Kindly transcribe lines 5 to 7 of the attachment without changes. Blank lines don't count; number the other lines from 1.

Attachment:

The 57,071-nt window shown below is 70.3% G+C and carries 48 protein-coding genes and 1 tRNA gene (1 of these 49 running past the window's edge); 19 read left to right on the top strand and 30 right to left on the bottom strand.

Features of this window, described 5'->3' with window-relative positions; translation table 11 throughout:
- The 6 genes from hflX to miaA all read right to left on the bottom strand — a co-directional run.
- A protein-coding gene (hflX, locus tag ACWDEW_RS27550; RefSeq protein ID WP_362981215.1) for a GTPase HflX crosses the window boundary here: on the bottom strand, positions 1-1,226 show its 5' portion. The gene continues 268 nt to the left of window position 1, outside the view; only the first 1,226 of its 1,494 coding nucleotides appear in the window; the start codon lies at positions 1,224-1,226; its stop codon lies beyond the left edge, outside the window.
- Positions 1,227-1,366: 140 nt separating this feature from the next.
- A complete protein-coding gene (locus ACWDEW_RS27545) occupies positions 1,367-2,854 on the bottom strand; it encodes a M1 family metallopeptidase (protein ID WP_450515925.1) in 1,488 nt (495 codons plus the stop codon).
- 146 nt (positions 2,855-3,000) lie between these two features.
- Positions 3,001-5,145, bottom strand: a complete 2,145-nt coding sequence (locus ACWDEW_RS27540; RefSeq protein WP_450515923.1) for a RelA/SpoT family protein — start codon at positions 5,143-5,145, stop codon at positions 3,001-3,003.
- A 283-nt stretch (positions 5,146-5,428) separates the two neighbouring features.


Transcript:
- Positions 1,227-1,366: 140 nt separating this feature from the next.
- A complete protein-coding gene (locus ACWDEW_RS27545) occupies positions 1,367-2,854 on the bottom strand; it encodes a M1 family metallopeptidase (protein ID WP_450515925.1) in 1,488 nt (495 codons plus the stop codon).
- 146 nt (positions 2,855-3,000) lie between these two features.